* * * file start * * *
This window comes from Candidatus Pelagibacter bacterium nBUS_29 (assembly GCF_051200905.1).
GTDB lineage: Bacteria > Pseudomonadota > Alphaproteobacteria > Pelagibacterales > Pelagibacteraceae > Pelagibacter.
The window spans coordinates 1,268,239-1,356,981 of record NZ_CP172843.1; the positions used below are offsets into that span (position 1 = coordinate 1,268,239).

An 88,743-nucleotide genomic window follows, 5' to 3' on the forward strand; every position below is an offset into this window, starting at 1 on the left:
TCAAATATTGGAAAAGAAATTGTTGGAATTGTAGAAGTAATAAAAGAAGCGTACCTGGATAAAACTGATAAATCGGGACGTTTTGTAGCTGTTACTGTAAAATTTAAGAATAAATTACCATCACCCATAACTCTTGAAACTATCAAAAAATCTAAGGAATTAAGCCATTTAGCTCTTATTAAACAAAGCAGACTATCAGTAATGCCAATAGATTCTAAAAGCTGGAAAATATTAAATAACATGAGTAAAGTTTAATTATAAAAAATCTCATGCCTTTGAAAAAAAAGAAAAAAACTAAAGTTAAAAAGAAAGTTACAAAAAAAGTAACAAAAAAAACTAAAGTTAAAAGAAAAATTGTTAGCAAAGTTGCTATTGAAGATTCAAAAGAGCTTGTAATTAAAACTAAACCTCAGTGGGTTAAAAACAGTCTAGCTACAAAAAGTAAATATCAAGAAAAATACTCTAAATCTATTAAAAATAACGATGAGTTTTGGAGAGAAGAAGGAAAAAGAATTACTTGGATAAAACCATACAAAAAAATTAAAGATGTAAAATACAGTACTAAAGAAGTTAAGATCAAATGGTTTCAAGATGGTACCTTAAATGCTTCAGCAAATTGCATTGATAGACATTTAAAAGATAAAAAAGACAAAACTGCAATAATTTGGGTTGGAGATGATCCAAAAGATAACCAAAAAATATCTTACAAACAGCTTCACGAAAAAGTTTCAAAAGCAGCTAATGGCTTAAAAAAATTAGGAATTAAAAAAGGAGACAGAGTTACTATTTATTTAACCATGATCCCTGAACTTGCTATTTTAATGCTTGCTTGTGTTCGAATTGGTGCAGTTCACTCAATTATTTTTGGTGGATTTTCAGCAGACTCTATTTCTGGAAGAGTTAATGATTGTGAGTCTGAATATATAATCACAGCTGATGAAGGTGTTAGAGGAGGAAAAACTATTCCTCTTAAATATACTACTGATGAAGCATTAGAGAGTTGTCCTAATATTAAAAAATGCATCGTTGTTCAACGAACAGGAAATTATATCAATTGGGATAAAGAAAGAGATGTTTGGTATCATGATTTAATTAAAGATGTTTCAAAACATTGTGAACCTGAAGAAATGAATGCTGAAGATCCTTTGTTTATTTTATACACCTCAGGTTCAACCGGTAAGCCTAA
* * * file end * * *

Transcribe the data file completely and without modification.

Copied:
This window comes from Candidatus Pelagibacter bacterium nBUS_29 (assembly GCF_051200905.1).
GTDB lineage: Bacteria > Pseudomonadota > Alphaproteobacteria > Pelagibacterales > Pelagibacteraceae > Pelagibacter.
The window spans coordinates 1,268,239-1,356,981 of record NZ_CP172843.1; the positions used below are offsets into that span (position 1 = coordinate 1,268,239).

An 88,743-nucleotide genomic window follows, 5' to 3' on the forward strand; every position below is an offset into this window, starting at 1 on the left:
TCAAATATTGGAAAAGAAATTGTTGGAATTGTAGAAGTAATAAAAGAAGCGTACCTGGATAAAACTGATAAATCGGGACGTTTTGTAGCTGTTACTGTAAAATTTAAGAATAAATTACCATCACCCATAACTCTTGAAACTATCAAAAAATCTAAGGAATTAAGCCATTTAGCTCTTATTAAACAAAGCAGACTATCAGTAATGCCAATAGATTCTAAAAGCTGGAAAATATTAAATAACATGAGTAAAGTTTAATTATAAAAAATCTCATGCCTTTGAAAAAAAAGAAAAAAACTAAAGTTAAAAAGAAAGTTACAAAAAAAGTAACAAAAAAAACTAAAGTTAAAAGAAAAATTGTTAGCAAAGTTGCTATTGAAGATTCAAAAGAGCTTGTAATTAAAACTAAACCTCAGTGGGTTAAAAACAGTCTAGCTACAAAAAGTAAATATCAAGAAAAATACTCTAAATCTATTAAAAATAACGATGAGTTTTGGAGAGAAGAAGGAAAAAGAATTACTTGGATAAAACCATACAAAAAAATTAAAGATGTAAAATACAGTACTAAAGAAGTTAAGATCAAATGGTTTCAAGATGGTACCTTAAATGCTTCAGCAAATTGCATTGATAGACATTTAAAAGATAAAAAAGACAAAACTGCAATAATTTGGGTTGGAGATGATCCAAAAGATAACCAAAAAATATCTTACAAACAGCTTCACGAAAAAGTTTCAAAAGCAGCTAATGGCTTAAAAAAATTAGGAATTAAAAAAGGAGACAGAGTTACTATTTATTTAACCATGATCCCTGAACTTGCTATTTTAATGCTTGCTTGTGTTCGAATTGGTGCAGTTCACTCAATTATTTTTGGTGGATTTTCAGCAGACTCTATTTCTGGAAGAGTTAATGATTGTGAGTCTGAATATATAATCACAGCTGATGAAGGTGTTAGAGGAGGAAAAACTATTCCTCTTAAATATACTACTGATGAAGCATTAGAGAGTTGTCCTAATATTAAAAAATGCATCGTTGTTCAACGAACAGGAAATTATATCAATTGGGATAAAGAAAGAGATGTTTGGTATCATGATTTAATTAAAGATGTTTCAAAACATTGTGAACCTGAAGAAATGAATGCTGAAGATCCTTTGTTTATTTTATACACCTCAGGTTCAACCGGTAAGCCTAA